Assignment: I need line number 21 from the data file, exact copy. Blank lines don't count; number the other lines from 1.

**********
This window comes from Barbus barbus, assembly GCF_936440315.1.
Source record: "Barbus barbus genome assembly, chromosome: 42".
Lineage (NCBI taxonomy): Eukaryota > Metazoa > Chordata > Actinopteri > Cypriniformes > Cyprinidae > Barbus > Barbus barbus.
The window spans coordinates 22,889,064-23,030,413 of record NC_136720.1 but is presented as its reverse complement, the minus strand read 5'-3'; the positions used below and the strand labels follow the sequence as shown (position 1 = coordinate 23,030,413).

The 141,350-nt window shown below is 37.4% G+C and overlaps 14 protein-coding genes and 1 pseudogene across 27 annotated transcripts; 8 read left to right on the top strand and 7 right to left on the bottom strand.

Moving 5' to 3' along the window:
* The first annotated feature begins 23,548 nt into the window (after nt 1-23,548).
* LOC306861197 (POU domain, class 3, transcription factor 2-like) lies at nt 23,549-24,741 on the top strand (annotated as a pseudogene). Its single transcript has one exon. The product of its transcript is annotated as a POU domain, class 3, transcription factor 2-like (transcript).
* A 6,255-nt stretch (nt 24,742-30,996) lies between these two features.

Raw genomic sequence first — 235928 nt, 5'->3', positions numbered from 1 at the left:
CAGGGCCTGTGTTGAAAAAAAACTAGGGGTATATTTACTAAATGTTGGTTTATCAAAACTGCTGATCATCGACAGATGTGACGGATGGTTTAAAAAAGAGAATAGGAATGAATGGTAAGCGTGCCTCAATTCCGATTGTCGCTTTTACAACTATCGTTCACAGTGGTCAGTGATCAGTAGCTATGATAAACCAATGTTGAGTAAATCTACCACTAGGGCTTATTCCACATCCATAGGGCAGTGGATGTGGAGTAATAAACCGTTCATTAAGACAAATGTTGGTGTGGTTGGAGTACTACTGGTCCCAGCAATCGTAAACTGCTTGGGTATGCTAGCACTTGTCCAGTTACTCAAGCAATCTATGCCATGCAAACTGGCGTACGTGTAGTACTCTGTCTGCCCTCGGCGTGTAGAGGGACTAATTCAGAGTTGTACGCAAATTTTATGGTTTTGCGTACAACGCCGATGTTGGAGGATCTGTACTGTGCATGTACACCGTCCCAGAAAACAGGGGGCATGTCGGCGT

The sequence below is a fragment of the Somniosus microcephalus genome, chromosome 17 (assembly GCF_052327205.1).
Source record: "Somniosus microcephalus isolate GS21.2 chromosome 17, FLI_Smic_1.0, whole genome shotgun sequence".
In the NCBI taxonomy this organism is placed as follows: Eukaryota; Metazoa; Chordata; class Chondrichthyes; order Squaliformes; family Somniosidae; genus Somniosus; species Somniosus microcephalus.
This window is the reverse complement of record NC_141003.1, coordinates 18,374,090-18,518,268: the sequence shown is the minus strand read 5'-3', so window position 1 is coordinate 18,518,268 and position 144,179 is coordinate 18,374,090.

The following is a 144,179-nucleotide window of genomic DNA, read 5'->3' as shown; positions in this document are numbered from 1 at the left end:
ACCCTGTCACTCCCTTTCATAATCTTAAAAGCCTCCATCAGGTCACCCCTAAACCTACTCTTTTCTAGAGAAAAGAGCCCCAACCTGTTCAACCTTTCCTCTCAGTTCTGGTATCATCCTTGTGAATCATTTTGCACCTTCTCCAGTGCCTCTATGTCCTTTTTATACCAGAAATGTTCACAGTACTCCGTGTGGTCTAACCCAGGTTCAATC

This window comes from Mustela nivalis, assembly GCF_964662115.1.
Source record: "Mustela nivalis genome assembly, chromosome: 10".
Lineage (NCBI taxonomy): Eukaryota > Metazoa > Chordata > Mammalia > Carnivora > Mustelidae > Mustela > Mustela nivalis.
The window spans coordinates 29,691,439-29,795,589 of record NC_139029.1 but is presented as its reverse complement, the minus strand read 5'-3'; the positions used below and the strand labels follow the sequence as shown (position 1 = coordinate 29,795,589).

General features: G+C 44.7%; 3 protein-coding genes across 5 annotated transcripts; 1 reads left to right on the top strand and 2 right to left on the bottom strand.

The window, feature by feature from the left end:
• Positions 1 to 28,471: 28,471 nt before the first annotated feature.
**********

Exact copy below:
The window spans coordinates 29,691,439-29,795,589 of record NC_139029.1 but is presented as its reverse complement, the minus strand read 5'-3'; the positions used below and the strand labels follow the sequence as shown (position 1 = coordinate 29,795,589).